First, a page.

Day 2 we woke up to another fresh 10-inched of snow outside our hotel room. Jackson Hole’s report was 10-inches at 6:00 a.m. but by the time we got our tickets, and made it to the top of the mountain, our first turns were producing face-shot after face-shot, slicing through at least 2-feet of cold fresh powder! By anyone’s standards the day was EPIC! We skied to the point of exhaustion, finally throwing in the towel at about 4:00. Pete continued skiing like an animal, but in all fairness, he easily had double the amount of ski days under him, and was used to skiing epic Utah powder.

Our trip to Jackson Hole gave us memories we’ll never forget. Chance encounters with great friends, great food, and some of the most incredible lift-serve skiing anyone can hope for in their lifetime. The trip, was EPIC!

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Triathlon training week two–What am I doing here?!

Post By: Veronica

In the middle of the timed two-mile test I was running for the Triathlon clinic, a girl next to me asks, “So are you a mountain biker or a road biker?”  Taken aback by the fact that she was able to think of anything other than the burning in her legs AND could muster up enough oxygen to utter a complete sentence, I shook myself out of my running trance and answered, “Not really either.”  Then I thought to myself,  ”Actually, I don’t bike, I never learned how to swim and I’ve never been a distance runner…what am I doing here!”

One week later, as the “Adaptation Phase” of our training comes to a close and we’re finally getting the hang of things, I feel much less out of my element.

From spandex to swim caps--my new athletic gear is taking some time to get used to. We're no longer on the volleyball court Toto!

For our training clinic, the group meets three times each week with the coaches.  Tuesday and Friday we are in the pool and Wednesday we’re on the track for a run.  The rest of the week, we bike, lift and usually do another run workout on our own.  Originally I thought it odd that we never meet for our bike workouts, and instead have two swim workouts as a group.  But I soon realized that I was not the only one in the group who felt least comfortable with the swimming component of the race.  In fact, the majority of our group had signed up specifically to improve their swimming comfort and ability.

You see, the beautiful thing about a multi-event sport like a triathlon is that everyone has a component they are confident with and everyone has a component they struggle with.  For example, someone can be holding their own in the pool workouts, fall behind and hate the run days, but then when you see them in the spin room…they are in their element, in the zone.  Personally, I come out of swim class like a drowned rat, am so-so in a bike workout, and am (to my own surprise) loving the run workouts.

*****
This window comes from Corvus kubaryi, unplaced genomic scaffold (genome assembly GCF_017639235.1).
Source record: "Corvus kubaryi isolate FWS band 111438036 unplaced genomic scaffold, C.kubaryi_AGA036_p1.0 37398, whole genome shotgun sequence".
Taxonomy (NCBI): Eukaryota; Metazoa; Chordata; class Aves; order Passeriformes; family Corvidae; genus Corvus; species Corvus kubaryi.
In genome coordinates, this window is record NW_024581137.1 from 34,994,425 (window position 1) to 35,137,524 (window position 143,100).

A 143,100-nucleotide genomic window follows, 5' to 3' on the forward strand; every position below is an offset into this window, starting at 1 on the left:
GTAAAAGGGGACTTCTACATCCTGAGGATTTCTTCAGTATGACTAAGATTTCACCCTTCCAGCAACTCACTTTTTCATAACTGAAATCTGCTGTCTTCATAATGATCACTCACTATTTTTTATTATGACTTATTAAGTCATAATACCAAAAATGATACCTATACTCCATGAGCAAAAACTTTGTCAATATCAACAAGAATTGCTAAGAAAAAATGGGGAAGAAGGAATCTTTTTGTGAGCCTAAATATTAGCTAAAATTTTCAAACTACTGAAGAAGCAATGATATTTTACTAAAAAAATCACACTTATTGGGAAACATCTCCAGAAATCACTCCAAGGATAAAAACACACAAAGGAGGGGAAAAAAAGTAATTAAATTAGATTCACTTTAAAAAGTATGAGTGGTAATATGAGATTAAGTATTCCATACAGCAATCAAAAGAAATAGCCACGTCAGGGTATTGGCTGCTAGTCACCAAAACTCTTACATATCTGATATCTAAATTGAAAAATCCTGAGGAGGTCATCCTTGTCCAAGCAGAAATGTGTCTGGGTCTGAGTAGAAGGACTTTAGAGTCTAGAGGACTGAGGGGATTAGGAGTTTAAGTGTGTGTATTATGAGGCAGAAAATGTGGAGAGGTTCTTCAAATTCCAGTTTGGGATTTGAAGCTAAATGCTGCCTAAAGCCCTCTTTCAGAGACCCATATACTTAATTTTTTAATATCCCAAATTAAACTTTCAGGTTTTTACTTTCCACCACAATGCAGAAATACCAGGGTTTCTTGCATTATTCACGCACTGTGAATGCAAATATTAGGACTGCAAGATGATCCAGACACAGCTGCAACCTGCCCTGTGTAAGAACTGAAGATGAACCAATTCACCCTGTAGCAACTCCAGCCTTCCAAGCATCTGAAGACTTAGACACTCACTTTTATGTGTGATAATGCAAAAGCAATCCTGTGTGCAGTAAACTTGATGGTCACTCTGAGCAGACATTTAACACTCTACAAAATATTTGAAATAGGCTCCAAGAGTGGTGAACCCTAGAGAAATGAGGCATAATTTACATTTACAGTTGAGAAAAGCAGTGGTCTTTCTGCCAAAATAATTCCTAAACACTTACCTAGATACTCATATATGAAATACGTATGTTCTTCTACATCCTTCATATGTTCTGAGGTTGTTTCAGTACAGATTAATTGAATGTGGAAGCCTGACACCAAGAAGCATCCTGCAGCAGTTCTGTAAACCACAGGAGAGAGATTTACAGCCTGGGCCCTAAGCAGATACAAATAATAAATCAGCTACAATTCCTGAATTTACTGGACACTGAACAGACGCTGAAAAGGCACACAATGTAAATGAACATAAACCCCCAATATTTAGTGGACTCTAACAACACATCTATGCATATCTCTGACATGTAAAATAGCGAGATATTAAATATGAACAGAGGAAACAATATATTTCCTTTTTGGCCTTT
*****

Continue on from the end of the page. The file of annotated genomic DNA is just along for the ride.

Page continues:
So the question could be raised, “Why don’t you just stick with what you like and/or are good at?”  Fair question.  Personally, being pushed out of my element is helping me grow, both mentally and physically as an athlete.  Every day works a different set of muscles and for the first time in my athletic journey, I am genuinely excited to master a weak skill.  Seriously, I’ve spent hours watching YouTube video after video on swimming techniques.  And practicing the motions in my living room!  From mastering the stroke, to figuring out how to breath.  And, when I start getting frustrated about not catching on as quickly as I’d like, I get a confidence boost at the run workout the next day.

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And The Beat Goes On…

Post By: Jake

Week two of Triathlon training is now behind us!  Our first actual training event was a swim trial, to help sort the group into “like” swimmers.  Our instructors split the group of 20 into 3 tracks, Fast, Faster, and Super Fast. Although I didn’t feel like I was any of these,  I chose the “faster” group since I knew how to swim, and once upon a time (nearly 20 years ago) I was on a swim team so I knew the basics. Our instructors yelled to us to do a quick down and back however we wanted… 7 people in a lane designed for 1 must have been comical to watch us bumping into eachother, swimming into walls, and overall getting in eachother’s way (much like a triathlon I imagine). Our instructors then told us to keep to the right, give eachother a few seconds lead time and swim down one side of the lane and back the other… and do it again… On the second lap I looked up and realized I wasn’t catching the person in front of me, and quickly realized the person behind me was about to catch me, I kicked it into high gear and by the time I got back, I was ready to be done for the day, out of breath and satisfied with my workout for the day. On no… it continued for another hour, back and forth, back and forth… I didn’t think I had it in me, but by the end I smiled, realizing I had been pushed further than I was comfortable, and I lived.